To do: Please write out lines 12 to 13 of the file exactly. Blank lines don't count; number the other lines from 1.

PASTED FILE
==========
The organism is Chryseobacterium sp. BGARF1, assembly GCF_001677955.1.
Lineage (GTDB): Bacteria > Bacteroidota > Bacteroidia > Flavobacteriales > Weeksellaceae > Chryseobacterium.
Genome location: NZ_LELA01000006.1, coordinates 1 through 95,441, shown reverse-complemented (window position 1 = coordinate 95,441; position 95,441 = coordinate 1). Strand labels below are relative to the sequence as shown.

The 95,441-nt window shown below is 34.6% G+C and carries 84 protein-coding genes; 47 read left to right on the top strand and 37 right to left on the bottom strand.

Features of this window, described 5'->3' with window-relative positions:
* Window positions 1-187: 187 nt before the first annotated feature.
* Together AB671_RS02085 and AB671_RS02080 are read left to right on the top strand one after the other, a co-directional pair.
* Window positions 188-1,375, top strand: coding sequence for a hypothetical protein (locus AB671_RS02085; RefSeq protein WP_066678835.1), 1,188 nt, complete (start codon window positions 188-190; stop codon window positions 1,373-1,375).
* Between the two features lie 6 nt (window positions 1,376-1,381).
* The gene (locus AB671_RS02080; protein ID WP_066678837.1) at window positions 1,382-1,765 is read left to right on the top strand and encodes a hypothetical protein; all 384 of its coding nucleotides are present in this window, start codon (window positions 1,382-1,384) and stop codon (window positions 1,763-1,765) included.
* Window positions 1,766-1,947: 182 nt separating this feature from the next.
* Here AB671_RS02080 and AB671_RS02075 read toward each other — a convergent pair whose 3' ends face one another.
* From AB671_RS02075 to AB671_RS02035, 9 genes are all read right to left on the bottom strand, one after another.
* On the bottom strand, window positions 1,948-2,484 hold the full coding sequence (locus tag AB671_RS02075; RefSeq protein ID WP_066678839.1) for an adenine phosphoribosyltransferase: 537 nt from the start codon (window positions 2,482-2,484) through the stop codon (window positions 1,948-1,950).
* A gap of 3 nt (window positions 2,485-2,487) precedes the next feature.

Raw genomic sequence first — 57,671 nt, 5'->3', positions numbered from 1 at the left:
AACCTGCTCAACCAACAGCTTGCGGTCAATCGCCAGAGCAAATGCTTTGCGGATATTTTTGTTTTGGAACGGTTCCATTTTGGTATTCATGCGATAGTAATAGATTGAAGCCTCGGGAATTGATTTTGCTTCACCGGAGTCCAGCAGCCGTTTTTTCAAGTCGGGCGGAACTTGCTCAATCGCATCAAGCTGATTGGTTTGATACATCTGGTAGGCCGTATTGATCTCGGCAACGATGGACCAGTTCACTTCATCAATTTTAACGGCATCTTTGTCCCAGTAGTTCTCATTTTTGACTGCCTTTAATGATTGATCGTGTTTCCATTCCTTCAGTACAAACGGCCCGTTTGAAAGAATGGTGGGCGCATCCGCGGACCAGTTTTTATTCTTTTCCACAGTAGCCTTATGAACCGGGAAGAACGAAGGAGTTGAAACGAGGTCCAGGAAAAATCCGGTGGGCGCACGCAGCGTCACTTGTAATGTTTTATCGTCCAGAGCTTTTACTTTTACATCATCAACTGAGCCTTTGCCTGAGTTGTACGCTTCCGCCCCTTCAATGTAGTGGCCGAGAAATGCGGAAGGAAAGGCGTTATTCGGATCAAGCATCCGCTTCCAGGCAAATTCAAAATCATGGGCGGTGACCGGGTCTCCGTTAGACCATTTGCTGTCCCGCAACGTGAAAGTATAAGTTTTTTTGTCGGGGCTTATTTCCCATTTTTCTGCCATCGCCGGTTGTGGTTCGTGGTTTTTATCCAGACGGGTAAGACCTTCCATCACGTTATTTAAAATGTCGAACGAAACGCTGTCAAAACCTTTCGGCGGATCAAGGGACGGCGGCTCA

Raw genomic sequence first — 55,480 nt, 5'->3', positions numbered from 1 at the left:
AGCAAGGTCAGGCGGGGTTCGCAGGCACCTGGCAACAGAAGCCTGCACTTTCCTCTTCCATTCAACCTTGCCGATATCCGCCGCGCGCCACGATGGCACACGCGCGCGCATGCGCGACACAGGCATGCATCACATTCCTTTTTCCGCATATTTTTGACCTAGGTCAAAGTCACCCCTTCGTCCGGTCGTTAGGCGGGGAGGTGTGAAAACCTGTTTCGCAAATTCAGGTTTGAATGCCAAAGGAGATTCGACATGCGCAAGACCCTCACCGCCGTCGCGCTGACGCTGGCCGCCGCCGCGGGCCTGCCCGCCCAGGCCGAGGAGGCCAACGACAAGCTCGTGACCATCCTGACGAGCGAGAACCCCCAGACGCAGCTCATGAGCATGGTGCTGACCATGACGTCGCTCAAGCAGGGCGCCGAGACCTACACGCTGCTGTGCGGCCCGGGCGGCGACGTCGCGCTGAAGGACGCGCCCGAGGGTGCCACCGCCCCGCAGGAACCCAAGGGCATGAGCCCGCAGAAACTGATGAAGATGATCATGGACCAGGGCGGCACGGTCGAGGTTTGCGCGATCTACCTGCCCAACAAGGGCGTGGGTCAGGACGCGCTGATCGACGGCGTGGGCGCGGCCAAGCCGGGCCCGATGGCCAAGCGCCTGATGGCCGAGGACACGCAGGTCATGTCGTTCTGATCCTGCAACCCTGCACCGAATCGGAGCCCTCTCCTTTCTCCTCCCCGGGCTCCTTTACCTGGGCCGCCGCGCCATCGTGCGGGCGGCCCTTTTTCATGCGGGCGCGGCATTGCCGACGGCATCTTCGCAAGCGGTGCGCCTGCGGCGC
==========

* Here AB671_RS02080 and AB671_RS02075 read toward each other — a convergent pair whose 3' ends face one another.
* From AB671_RS02075 to AB671_RS02035, 9 genes are all read right to left on the bottom strand, one after another.